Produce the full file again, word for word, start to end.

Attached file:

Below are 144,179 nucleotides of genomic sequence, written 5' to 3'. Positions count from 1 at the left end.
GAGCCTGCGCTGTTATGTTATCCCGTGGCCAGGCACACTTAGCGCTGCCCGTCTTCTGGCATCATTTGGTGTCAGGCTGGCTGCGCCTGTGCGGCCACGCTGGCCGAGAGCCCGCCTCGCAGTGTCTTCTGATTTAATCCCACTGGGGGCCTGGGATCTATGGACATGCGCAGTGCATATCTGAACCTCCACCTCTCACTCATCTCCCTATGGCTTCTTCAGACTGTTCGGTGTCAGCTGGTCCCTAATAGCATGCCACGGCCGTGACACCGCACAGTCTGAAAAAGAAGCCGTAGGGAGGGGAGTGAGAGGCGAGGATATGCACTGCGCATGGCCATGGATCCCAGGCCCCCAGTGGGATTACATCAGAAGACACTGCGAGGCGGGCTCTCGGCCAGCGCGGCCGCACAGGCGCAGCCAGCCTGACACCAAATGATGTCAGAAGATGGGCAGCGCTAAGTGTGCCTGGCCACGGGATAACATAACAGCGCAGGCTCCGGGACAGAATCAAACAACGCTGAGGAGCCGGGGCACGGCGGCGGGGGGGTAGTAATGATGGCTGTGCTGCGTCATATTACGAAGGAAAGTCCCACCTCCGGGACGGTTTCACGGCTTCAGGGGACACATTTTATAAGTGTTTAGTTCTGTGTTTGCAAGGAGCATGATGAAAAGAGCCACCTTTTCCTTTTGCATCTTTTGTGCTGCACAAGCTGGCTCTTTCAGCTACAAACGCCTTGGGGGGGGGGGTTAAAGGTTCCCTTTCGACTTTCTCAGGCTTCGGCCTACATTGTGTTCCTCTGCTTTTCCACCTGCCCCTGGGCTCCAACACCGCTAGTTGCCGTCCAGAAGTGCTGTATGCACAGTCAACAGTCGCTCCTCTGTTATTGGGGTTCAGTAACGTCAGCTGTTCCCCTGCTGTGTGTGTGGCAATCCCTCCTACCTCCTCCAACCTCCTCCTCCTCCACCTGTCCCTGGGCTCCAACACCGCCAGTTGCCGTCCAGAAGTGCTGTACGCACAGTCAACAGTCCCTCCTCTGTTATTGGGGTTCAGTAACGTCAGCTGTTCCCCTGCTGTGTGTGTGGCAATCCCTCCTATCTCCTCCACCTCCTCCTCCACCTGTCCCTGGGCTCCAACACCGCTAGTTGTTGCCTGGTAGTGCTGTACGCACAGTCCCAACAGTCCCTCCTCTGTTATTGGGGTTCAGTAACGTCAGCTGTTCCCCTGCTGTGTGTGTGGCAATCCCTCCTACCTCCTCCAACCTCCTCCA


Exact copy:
Below are 144,179 nucleotides of genomic sequence, written 5' to 3'. Positions count from 1 at the left end.
GAGCCTGCGCTGTTATGTTATCCCGTGGCCAGGCACACTTAGCGCTGCCCGTCTTCTGGCATCATTTGGTGTCAGGCTGGCTGCGCCTGTGCGGCCACGCTGGCCGAGAGCCCGCCTCGCAGTGTCTTCTGATTTAATCCCACTGGGGGCCTGGGATCTATGGACATGCGCAGTGCATATCTGAACCTCCACCTCTCACTCATCTCCCTATGGCTTCTTCAGACTGTTCGGTGTCAGCTGGTCCCTAATAGCATGCCACGGCCGTGACACCGCACAGTCTGAAAAAGAAGCCGTAGGGAGGGGAGTGAGAGGCGAGGATATGCACTGCGCATGGCCATGGATCCCAGGCCCCCAGTGGGATTACATCAGAAGACACTGCGAGGCGGGCTCTCGGCCAGCGCGGCCGCACAGGCGCAGCCAGCCTGACACCAAATGATGTCAGAAGATGGGCAGCGCTAAGTGTGCCTGGCCACGGGATAACATAACAGCGCAGGCTCCGGGACAGAATCAAACAACGCTGAGGAGCCGGGGCACGGCGGCGGGGGGGTAGTAATGATGGCTGTGCTGCGTCATATTACGAAGGAAAGTCCCACCTCCGGGACGGTTTCACGGCTTCAGGGGACACATTTTATAAGTGTTTAGTTCTGTGTTTGCAAGGAGCATGATGAAAAGAGCCACCTTTTCCTTTTGCATCTTTTGTGCTGCACAAGCTGGCTCTTTCAGCTACAAACGCCTTGGGGGGGGGGGTTAAAGGTTCCCTTTCGACTTTCTCAGGCTTCGGCCTACATTGTGTTCCTCTGCTTTTCCACCTGCCCCTGGGCTCCAACACCGCTAGTTGCCGTCCAGAAGTGCTGTATGCACAGTCAACAGTCGCTCCTCTGTTATTGGGGTTCAGTAACGTCAGCTGTTCCCCTGCTGTGTGTGTGGCAATCCCTCCTACCTCCTCCAACCTCCTCCTCCTCCACCTGTCCCTGGGCTCCAACACCGCCAGTTGCCGTCCAGAAGTGCTGTACGCACAGTCAACAGTCCCTCCTCTGTTATTGGGGTTCAGTAACGTCAGCTGTTCCCCTGCTGTGTGTGTGGCAATCCCTCCTATCTCCTCCACCTCCTCCTCCACCTGTCCCTGGGCTCCAACACCGCTAGTTGTTGCCTGGTAGTGCTGTACGCACAGTCCCAACAGTCCCTCCTCTGTTATTGGGGTTCAGTAACGTCAGCTGTTCCCCTGCTGTGTGTGTGGCAATCCCTCCTACCTCCTCCAACCTCCTCCA